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Air marshal (abbreviated as AIRMSHL) is the second highest active rank of the Royal Australian Air Force and was created as a direct equivalent of the British Royal Air Force rank of air marshal, it is also considered a three-star rank. The rank is held by the Chief of Air Force (CAF), and when the Vice Chief of the Defence Force (VCDF), the Chief of Joint Operations (CJOPS) and/or the Chief of the Capability Development executive (CCDE) are Air Force officers.

Air marshal
Australia RAAF OF-8.svg
An Australian air marshal's rank insignia
Country Australia
Service branch Royal Australian Air Force
AbbreviationAIRMSHL
RankThree-star
NATO rankOF-8
Non-NATO rankO-9
Formation1940
Next higher rankAir chief marshal
Next lower rankAir vice-marshal
Equivalent ranks

Air marshal is a higher rank than air vice-marshal and is lower than air chief marshal. It is a direct equivalent of vice admiral in the Royal Australian Navy and lieutenant general in the Australian Army.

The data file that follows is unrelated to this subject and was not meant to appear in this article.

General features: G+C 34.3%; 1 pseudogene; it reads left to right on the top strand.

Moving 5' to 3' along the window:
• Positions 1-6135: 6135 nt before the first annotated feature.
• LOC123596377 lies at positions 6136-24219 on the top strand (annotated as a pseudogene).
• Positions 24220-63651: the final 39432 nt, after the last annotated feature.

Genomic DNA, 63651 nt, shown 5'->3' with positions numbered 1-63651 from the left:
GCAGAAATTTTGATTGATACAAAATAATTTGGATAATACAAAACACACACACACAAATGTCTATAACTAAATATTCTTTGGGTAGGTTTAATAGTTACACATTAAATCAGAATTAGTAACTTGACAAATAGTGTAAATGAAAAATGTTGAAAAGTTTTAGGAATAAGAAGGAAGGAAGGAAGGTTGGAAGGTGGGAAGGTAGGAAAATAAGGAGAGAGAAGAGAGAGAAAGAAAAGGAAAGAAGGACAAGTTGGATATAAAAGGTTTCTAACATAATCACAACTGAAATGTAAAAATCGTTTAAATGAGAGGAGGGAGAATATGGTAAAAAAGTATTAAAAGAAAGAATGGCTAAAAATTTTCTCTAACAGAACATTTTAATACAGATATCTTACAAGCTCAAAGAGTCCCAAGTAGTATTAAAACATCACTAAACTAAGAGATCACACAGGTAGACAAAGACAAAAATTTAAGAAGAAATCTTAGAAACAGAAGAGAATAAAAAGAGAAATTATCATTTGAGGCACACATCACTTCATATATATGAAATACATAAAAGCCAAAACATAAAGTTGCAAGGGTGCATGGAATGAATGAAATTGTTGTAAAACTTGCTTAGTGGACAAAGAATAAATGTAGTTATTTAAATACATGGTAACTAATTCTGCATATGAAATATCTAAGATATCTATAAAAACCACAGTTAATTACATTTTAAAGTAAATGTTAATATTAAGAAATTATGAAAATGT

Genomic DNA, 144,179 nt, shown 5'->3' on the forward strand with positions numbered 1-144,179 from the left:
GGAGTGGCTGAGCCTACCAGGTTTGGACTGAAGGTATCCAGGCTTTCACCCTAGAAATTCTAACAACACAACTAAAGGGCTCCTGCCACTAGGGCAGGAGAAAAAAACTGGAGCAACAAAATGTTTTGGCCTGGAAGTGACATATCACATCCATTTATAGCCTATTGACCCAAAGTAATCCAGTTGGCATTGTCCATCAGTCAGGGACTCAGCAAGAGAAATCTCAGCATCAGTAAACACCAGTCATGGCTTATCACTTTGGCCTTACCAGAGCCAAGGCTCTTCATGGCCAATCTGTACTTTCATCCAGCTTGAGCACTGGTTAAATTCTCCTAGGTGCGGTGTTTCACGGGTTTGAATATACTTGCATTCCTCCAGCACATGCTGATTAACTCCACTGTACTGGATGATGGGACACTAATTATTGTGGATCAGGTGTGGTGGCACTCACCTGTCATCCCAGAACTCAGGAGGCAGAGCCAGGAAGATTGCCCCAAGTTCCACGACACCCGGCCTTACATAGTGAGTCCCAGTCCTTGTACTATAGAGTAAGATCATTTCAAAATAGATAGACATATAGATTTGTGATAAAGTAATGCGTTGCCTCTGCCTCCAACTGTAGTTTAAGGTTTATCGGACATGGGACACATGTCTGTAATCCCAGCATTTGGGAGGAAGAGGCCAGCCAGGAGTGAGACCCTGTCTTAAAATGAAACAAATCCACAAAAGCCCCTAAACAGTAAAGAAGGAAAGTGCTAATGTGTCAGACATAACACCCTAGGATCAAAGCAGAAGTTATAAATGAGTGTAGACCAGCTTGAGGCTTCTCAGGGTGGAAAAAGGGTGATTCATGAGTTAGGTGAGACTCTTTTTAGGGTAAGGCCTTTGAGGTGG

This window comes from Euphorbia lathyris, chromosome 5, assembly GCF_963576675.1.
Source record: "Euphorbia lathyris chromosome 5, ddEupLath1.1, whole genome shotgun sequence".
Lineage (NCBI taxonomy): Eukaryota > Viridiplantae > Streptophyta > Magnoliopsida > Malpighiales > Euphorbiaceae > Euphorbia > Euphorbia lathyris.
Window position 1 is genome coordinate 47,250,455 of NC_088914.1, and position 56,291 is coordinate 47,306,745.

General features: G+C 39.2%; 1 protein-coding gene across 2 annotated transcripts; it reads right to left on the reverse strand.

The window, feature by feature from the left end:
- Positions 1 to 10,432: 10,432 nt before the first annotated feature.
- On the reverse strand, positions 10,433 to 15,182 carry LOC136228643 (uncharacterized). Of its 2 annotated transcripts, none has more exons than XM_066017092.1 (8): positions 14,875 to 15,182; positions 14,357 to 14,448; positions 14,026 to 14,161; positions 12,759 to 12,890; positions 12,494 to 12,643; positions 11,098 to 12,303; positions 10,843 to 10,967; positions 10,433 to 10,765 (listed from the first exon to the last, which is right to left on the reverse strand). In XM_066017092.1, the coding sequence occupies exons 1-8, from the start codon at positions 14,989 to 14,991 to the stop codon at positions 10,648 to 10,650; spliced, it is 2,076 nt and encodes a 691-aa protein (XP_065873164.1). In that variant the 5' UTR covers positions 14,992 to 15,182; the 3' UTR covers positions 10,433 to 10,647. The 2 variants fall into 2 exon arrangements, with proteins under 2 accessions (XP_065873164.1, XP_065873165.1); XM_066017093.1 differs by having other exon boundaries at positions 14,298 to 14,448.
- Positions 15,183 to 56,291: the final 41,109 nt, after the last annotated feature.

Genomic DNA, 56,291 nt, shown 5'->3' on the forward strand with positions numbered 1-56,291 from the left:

The insignia is two light blue bands (each on a slightly wider black band) over a light blue band on a black broad band.

The Australian Air Corps adopted the RAF rank system on 9 November 1920[1] and this usage was continued by its successor, the Royal Australian Air Force. However, the rank of air marshal was not used by the Australian Armed Forces until 1940 when Richard Williams, a RAAF officer, was promoted.[2]

See alsoEdit

ReferencesEdit

  1. ^ Gillison, Douglas Napier (1962). "Chapter 1: Formation of the Royal Australian Air Force" (digitised book). Royal Australian Air Force, 1939–1942 (1st ed.). Australian War Memorial. pp. 5–6.
  2. ^ Gillison, Douglas Napier (1962). "Chapter 5: The New Command" (digitised book). Royal Australian Air Force, 1939–1942 (1st ed.). Australian War Memorial. pp. 92–93.